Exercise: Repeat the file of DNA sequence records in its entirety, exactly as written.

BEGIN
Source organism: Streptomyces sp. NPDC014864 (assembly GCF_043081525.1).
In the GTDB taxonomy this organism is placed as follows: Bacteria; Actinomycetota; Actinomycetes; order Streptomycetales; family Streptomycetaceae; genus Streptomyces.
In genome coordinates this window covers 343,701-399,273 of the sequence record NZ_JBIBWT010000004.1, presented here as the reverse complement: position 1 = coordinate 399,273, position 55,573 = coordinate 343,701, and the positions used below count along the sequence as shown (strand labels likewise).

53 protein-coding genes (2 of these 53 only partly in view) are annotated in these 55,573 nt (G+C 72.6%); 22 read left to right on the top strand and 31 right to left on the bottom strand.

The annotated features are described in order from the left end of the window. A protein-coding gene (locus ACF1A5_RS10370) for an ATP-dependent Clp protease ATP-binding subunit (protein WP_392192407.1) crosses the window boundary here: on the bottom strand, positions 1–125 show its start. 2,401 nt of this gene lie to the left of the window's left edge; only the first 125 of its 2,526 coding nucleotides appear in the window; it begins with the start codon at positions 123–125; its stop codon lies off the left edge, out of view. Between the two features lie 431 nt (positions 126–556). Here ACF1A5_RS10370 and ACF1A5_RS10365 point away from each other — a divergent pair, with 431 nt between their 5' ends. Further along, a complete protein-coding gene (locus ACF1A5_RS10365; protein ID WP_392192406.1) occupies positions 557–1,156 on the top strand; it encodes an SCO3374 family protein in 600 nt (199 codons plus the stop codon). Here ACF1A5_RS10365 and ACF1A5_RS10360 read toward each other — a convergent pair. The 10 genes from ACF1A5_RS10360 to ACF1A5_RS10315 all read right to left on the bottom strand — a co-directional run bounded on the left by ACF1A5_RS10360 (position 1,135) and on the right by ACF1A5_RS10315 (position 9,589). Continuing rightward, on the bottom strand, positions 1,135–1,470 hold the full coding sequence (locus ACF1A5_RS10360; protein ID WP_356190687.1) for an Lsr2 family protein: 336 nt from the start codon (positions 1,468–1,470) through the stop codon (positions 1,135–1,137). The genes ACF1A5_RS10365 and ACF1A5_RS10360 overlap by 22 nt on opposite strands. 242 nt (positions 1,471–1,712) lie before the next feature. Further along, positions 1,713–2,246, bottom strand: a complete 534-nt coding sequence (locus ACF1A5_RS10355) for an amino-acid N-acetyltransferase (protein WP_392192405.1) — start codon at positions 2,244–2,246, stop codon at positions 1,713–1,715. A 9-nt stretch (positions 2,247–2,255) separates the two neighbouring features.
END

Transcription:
Source organism: Streptomyces sp. NPDC014864 (assembly GCF_043081525.1).
In the GTDB taxonomy this organism is placed as follows: Bacteria; Actinomycetota; Actinomycetes; order Streptomycetales; family Streptomycetaceae; genus Streptomyces.
In genome coordinates this window covers 343,701-399,273 of the sequence record NZ_JBIBWT010000004.1, presented here as the reverse complement: position 1 = coordinate 399,273, position 55,573 = coordinate 343,701, and the positions used below count along the sequence as shown (strand labels likewise).

53 protein-coding genes (2 of these 53 only partly in view) are annotated in these 55,573 nt (G+C 72.6%); 22 read left to right on the top strand and 31 right to left on the bottom strand.

The annotated features are described in order from the left end of the window. A protein-coding gene (locus ACF1A5_RS10370) for an ATP-dependent Clp protease ATP-binding subunit (protein WP_392192407.1) crosses the window boundary here: on the bottom strand, positions 1–125 show its start. 2,401 nt of this gene lie to the left of the window's left edge; only the first 125 of its 2,526 coding nucleotides appear in the window; it begins with the start codon at positions 123–125; its stop codon lies off the left edge, out of view. Between the two features lie 431 nt (positions 126–556). Here ACF1A5_RS10370 and ACF1A5_RS10365 point away from each other — a divergent pair, with 431 nt between their 5' ends. Further along, a complete protein-coding gene (locus ACF1A5_RS10365; protein ID WP_392192406.1) occupies positions 557–1,156 on the top strand; it encodes an SCO3374 family protein in 600 nt (199 codons plus the stop codon). Here ACF1A5_RS10365 and ACF1A5_RS10360 read toward each other — a convergent pair. The 10 genes from ACF1A5_RS10360 to ACF1A5_RS10315 all read right to left on the bottom strand — a co-directional run bounded on the left by ACF1A5_RS10360 (position 1,135) and on the right by ACF1A5_RS10315 (position 9,589). Continuing rightward, on the bottom strand, positions 1,135–1,470 hold the full coding sequence (locus ACF1A5_RS10360; protein ID WP_356190687.1) for an Lsr2 family protein: 336 nt from the start codon (positions 1,468–1,470) through the stop codon (positions 1,135–1,137). The genes ACF1A5_RS10365 and ACF1A5_RS10360 overlap by 22 nt on opposite strands. 242 nt (positions 1,471–1,712) lie before the next feature. Further along, positions 1,713–2,246, bottom strand: a complete 534-nt coding sequence (locus ACF1A5_RS10355) for an amino-acid N-acetyltransferase (protein WP_392192405.1) — start codon at positions 2,244–2,246, stop codon at positions 1,713–1,715. A 9-nt stretch (positions 2,247–2,255) separates the two neighbouring features.